Life Sciences

How To Determine The Risk Level Of A Regulated IT System

In the previous post in this series, I discussed the process you can use to determine whether a particular IT system is regulated. That post described the first part of a four-part approach to assessing and mitigating risk with regulated IT systems. Today’s post will cover the second part – what to do once you know you’re dealing with a regulated system.

Part Two: System Risk Level

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How Artificial Intelligence Can Enhance the Clinical Data Review and Cleaning Process

This guide analyzes how artificial intelligence – including machine learning – can be used by pharmaceutical and medical device companies to improve the clinical data review and cleansing process.

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Once you’ve determined that a system is regulated, the next step is to determine that system’s risk level (SRL). You will need to divide systems into types, write a standard definition for each type, and assign each type a risk level (e.g., low, medium, high). The definitions should include a rationale for why you believe that system type involves more or less risk.

A system’s SRL is only assessed once, and it determines the degree of rigor needed to ensure that the system is implemented in a validated (i.e., proven to be trustworthy) state. The SRL is assigned to the system forever and is considered in the calculation each time a change is proposed to that system.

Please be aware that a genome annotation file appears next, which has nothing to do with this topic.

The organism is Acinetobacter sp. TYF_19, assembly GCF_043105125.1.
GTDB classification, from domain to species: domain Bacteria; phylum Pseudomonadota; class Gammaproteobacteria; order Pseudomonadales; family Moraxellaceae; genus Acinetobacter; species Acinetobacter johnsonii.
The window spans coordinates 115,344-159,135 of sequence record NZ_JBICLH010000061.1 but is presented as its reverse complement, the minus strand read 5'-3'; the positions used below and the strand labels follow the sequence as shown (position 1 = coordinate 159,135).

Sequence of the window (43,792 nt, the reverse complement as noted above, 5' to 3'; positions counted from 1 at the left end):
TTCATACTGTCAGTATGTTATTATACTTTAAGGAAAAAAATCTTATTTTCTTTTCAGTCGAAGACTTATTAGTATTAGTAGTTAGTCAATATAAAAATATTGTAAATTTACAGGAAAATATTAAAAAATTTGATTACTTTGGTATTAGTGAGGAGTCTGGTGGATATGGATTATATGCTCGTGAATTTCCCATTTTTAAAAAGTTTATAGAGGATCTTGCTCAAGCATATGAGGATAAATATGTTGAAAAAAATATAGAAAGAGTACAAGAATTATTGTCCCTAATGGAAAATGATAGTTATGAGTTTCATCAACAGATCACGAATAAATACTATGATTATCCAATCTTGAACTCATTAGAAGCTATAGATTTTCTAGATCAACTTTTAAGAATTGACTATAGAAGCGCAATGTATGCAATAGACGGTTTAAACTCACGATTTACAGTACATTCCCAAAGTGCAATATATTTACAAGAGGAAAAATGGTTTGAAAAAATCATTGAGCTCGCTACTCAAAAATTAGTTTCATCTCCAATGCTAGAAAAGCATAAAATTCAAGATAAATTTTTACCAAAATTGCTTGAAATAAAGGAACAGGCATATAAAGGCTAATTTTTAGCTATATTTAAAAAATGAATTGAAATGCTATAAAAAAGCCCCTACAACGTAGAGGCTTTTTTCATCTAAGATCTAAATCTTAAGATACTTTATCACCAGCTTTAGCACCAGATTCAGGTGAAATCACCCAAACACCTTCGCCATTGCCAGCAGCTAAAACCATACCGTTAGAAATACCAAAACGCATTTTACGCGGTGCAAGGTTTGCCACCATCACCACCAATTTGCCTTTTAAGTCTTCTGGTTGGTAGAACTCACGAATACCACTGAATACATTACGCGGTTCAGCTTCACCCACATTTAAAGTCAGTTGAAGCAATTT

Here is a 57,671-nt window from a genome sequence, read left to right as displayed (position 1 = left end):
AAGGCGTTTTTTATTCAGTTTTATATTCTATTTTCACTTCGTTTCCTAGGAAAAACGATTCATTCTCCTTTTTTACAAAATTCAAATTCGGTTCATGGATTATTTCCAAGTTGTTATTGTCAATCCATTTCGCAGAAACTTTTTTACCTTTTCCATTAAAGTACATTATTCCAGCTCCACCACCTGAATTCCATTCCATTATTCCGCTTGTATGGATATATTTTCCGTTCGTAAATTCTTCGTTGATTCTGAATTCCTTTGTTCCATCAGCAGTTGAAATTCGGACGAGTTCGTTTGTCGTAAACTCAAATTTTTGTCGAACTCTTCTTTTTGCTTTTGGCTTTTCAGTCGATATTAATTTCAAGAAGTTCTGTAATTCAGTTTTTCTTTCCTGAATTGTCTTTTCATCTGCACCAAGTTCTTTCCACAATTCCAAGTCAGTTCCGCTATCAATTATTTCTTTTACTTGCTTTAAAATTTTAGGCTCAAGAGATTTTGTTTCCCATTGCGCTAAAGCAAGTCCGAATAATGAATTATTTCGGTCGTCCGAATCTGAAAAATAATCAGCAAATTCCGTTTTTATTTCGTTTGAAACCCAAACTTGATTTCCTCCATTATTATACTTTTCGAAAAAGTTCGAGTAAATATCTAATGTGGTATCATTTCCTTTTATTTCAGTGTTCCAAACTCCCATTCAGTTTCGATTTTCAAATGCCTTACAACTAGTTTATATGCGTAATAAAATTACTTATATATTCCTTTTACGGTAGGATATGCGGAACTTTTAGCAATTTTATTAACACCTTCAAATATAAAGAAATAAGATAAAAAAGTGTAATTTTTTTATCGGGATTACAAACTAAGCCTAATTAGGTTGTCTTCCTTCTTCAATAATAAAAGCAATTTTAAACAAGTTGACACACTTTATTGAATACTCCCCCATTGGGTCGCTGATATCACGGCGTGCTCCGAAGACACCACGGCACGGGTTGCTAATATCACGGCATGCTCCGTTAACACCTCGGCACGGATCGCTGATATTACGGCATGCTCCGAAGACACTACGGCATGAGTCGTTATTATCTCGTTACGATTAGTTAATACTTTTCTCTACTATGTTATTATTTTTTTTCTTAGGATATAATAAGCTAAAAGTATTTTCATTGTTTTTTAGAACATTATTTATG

Up next? Part three: how to assess the risk of a proposed change to a regulated system. While you’re waiting for that post, check out The Ultimate Guide to 21 CFR Part 11.

About the Author

Marin joined the life sciences industry in 2001. Over the course of her tenure, she has held roles in clinical finance, IT, quality assurance, and validation. The diversity of her experience provides her with a unique perspective on the interconnectedness of this complex, multi-faceted industry. Marin Richeson is a lead business consultant in Perficient's life sciences practice.

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